Responding to a fire at ATL (Advanced Technologies Laboratory), Marcus is inside performing a rescue of laboratory personnel when an experimental device that taps into stellar energies and harnesses the power of the stars explodes. The energies engulf him and he is in a coma as his body metabolizes the energies that grant him the powers of Titan.
Titan, who has just come to terms with the burdens of true heroism, is struggling to do his best to change this harsh, new world. But in order to do that he must first get past Think Tank and The Brain Trust!! Plus in the backup tale, Titan takes on the super man known as Legend!!
Well, if you thought that SPIDER-MAN was the premier “hard luck hero” who can never catch a break, either in his personal life or as a superhero, then wait until you get a load of TITAN, THE ULTRA MAN. After a brief recap of his origin, we see that our hero, in his civilian identity of Marcus, is in court, where his ex-wife is trying to deny him visitation with his children. She’s mad because he’s missed several of his last visitation appointments, because he was off doing superhero stuff as Titan, which he can’t tell anybody so instead it just looks like he’s being irresponsible. This is classic secret ID stuff, but his ex-wife really comes off like a she-devil here. She threatens to never let him see the children again. Unless there’s some more to this story, like he was abusive or cheated on her, none of which is implied here, that seems like an extreme position to take. Either way, the Judge orders them all to undergo family counseling, and the case is on hold for now.
Marcus switches into costume and, as Titan, goes on patrol of the city. We quickly learn that his superhero life isn’t much easier. He runs afoul of a local superhero group called The Liberators who think Titan doesn’t do enough to help his own city, instead going off to fight worldwide threats. They come off as childish, in my opinion, but it’s still a headache that Titan doesn’t need right now. Titan then has to stop a hostage situation at a local bank, easily dispatching of the corny supervillain called Gravestone, and rescuing the woman, who happens to be a science professor, who comes on strong to him.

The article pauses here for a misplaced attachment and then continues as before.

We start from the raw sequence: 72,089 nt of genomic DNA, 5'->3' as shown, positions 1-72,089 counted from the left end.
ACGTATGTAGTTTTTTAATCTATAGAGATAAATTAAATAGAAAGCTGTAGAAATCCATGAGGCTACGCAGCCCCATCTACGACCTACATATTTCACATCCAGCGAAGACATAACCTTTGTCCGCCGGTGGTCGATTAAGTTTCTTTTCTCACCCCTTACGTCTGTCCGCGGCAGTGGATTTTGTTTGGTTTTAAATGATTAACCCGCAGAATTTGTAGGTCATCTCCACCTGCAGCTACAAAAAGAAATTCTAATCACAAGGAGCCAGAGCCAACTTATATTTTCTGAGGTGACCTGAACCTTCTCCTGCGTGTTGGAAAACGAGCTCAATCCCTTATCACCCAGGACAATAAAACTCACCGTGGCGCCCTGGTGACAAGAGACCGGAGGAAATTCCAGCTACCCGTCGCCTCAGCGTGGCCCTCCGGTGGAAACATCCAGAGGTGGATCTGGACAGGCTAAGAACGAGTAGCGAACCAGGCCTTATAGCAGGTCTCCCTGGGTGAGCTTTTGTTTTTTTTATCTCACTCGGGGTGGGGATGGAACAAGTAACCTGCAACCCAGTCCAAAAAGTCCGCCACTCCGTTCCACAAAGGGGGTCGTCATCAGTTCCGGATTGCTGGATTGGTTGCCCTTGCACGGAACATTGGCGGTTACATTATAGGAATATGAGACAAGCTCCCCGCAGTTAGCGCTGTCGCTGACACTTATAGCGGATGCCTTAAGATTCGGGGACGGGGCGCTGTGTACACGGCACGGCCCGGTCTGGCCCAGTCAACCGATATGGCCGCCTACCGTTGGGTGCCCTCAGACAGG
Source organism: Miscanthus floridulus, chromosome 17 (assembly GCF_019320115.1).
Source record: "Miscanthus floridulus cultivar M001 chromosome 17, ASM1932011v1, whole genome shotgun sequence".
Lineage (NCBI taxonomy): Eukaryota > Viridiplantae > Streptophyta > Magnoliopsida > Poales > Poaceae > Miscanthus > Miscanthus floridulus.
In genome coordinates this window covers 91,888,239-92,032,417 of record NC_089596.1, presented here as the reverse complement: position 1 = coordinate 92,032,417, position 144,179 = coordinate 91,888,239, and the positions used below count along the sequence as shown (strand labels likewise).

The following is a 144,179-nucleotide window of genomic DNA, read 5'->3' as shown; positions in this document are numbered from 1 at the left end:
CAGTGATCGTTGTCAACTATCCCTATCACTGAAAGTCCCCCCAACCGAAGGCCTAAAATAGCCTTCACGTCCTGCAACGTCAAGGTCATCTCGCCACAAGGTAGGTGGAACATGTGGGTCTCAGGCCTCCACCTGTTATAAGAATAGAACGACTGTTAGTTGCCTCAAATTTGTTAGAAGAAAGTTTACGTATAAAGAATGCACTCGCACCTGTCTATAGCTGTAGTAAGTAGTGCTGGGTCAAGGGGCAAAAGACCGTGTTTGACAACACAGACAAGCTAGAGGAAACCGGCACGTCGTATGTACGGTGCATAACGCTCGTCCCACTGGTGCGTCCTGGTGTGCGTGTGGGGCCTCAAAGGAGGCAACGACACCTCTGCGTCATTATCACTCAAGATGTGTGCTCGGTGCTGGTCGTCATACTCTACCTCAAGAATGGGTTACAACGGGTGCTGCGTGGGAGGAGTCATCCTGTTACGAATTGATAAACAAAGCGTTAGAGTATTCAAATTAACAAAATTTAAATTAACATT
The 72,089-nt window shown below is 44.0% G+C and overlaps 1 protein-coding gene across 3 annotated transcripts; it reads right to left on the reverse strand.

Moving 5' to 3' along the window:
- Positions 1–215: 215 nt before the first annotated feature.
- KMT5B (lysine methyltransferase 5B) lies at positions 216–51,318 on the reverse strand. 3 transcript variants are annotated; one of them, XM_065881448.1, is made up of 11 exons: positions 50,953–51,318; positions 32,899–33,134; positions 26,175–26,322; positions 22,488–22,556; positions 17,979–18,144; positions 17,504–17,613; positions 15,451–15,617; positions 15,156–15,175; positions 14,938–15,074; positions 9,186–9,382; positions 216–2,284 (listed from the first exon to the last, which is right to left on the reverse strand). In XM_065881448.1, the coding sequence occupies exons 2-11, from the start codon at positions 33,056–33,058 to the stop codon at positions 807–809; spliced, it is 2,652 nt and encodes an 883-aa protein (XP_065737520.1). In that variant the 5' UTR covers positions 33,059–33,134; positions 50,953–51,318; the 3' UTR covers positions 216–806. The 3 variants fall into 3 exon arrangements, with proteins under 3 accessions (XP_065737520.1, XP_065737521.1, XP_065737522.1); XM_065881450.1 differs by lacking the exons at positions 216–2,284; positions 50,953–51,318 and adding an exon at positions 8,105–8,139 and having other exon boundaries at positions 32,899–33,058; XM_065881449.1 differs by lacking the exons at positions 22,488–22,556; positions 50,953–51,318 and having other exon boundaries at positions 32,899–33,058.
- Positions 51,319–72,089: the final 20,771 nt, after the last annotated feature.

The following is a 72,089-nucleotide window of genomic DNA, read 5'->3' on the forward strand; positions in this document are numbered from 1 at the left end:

Then, switching back to Marcus, he heads to the new Firestation that he’s been assigned to, and meets his new crewmates, only to be accused by an ex-crewmate of being responsible for getting his old crew killed. This happened during a big superhero/supervillain battle which took place in a previous comic from Advent, which I have not read yet. Finally, the next day, Ultra flies to the science lab that that professor he rescues works at, to let them study him, in hopes of better understanding his superpowers, how they work, and what their limits are. He meets the group of scientist who will be performing the studies, all the women seems to want Ultra. But then there’s an accident during the testing, including an explosion, and when the smoke clears all of the doctors have been mutated and/or have super powers, and immediately begin attacked Ultra.
So, yeah, that’s a lot of trouble to put a superhero through in just one issue.
That’s the main story. There’s also an 8-page backup story, where Ultra meets The Legend, a revered older hero. The Legend is under the mind control of a recently escaped supervillain, who makes him attack Ultra. So we get a big superhero brawl, until Ultra knocks some sense back into The Legend.
Divided rating here. First, the writing, by creator TONY KITTRELL, is pretty good. As I mentioned, references are made to some major events that happened in other comics, but never once did I feel like I needed to go read those other comics first in order to understand what was happening in this issue (although I do plan to do so now), through recaps and dialog we were given enough information here to get a complete story. There are a few little flaws I could point out, like inconsistences about Ultra’s status, he originally called himself “the first superhero,” but then we’re told that The Legend has been around for over 80 years. And when the various scientists gain superpowers, they immediately adopt codenames, as well, which seems unnatural. But still, I give the writing 4 STARS.
The art, by Austin Brooks, is not quite as good. It’s serviceable enough for the story, but could have been better. That gets 3 STARS.
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